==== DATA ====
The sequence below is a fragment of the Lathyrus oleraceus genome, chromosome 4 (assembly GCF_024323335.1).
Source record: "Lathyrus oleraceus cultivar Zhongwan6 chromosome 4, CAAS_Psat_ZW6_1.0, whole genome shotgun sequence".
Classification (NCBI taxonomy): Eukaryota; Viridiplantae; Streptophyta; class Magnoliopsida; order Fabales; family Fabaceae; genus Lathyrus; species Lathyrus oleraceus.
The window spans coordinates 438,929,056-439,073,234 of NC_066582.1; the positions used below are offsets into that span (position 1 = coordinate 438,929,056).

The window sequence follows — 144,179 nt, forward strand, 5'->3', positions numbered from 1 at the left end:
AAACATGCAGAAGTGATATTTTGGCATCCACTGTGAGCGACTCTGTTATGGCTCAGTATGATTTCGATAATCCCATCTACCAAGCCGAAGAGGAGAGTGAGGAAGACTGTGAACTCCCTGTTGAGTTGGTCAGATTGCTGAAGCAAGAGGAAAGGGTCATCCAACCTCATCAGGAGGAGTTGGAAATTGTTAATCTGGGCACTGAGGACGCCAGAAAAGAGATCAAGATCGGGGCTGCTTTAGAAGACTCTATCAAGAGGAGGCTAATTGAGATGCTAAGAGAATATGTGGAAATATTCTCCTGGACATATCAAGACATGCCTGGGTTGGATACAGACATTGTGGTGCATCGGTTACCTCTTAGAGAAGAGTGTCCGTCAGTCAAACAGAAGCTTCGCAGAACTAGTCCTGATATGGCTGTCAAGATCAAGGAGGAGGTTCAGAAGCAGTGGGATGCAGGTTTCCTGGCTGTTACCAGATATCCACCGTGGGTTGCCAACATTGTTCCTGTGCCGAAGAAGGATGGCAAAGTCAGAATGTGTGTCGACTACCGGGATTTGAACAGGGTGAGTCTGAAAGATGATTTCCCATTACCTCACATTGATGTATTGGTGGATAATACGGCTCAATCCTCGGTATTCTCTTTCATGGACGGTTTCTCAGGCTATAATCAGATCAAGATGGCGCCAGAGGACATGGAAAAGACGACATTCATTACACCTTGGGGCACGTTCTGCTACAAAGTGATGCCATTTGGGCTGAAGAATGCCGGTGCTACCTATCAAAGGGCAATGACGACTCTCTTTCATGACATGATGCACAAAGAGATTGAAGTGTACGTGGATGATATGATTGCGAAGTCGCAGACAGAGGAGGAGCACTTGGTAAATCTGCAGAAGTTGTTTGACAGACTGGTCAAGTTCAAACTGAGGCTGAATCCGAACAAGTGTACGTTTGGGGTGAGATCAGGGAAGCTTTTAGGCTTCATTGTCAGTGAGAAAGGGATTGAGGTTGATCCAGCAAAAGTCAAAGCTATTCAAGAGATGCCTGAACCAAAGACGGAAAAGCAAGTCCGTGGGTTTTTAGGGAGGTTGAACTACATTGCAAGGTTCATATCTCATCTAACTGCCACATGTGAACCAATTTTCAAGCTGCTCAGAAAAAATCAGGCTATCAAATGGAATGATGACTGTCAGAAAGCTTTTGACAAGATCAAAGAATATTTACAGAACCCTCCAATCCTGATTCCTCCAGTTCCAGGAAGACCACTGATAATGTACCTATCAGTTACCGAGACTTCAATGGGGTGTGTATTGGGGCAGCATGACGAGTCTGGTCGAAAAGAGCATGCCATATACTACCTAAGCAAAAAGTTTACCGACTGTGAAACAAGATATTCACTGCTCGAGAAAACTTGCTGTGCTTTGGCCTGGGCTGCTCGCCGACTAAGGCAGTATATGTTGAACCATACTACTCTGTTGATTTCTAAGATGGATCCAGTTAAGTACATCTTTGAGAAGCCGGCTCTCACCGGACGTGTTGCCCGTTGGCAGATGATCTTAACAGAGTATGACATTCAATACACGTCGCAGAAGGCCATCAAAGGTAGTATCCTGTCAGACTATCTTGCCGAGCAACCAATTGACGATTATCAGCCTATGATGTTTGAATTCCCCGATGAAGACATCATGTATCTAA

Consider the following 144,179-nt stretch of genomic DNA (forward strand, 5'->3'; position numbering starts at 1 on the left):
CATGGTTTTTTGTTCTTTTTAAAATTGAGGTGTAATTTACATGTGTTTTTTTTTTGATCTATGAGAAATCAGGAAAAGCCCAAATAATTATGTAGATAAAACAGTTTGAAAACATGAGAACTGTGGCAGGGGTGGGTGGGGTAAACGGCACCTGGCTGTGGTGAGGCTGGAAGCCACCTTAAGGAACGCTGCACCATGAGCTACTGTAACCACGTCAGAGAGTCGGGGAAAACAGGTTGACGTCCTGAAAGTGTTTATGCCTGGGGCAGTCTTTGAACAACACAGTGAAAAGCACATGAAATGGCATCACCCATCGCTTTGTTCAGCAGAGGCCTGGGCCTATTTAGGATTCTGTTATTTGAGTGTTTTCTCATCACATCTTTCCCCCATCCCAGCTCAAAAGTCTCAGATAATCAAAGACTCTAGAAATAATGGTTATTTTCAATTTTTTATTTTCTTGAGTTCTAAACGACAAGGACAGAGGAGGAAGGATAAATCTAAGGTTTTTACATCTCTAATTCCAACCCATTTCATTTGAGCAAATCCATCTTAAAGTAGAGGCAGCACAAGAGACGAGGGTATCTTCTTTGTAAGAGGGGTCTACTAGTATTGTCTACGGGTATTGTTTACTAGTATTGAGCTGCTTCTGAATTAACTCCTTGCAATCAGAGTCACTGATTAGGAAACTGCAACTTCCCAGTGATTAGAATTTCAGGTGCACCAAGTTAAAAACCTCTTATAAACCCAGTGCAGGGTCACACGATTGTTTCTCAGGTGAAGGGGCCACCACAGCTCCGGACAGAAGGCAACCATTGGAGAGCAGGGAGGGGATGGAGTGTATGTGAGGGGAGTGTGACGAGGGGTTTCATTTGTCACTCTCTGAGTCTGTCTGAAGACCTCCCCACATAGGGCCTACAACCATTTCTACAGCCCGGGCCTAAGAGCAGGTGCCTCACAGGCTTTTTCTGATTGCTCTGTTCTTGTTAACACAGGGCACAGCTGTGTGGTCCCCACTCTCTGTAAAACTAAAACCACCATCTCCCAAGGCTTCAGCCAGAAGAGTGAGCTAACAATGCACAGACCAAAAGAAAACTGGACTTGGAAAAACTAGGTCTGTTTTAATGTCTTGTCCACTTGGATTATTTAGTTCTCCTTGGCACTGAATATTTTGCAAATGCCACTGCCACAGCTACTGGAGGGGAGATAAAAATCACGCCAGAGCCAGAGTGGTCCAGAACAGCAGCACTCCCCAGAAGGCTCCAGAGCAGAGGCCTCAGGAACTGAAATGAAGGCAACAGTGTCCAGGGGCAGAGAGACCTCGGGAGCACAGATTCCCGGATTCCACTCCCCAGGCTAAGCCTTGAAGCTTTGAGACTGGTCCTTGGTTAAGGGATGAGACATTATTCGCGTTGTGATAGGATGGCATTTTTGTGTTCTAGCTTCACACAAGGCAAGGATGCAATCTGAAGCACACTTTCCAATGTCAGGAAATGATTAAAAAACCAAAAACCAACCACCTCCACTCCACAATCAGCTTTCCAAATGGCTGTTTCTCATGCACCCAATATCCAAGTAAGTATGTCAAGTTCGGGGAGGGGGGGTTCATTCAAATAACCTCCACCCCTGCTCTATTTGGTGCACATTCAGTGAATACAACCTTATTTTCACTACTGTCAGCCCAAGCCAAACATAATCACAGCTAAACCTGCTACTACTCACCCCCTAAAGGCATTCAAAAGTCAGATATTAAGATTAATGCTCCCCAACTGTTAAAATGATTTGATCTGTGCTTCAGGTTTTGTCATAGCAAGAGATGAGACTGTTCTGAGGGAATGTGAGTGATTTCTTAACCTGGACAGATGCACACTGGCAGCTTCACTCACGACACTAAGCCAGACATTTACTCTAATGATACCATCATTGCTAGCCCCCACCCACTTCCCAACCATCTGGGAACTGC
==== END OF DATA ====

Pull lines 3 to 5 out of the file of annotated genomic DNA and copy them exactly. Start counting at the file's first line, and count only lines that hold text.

Classification (NCBI taxonomy): Eukaryota; Viridiplantae; Streptophyta; class Magnoliopsida; order Fabales; family Fabaceae; genus Lathyrus; species Lathyrus oleraceus.
The window spans coordinates 438,929,056-439,073,234 of NC_066582.1; the positions used below are offsets into that span (position 1 = coordinate 438,929,056).

The window sequence follows — 144,179 nt, forward strand, 5'->3', positions numbered from 1 at the left end: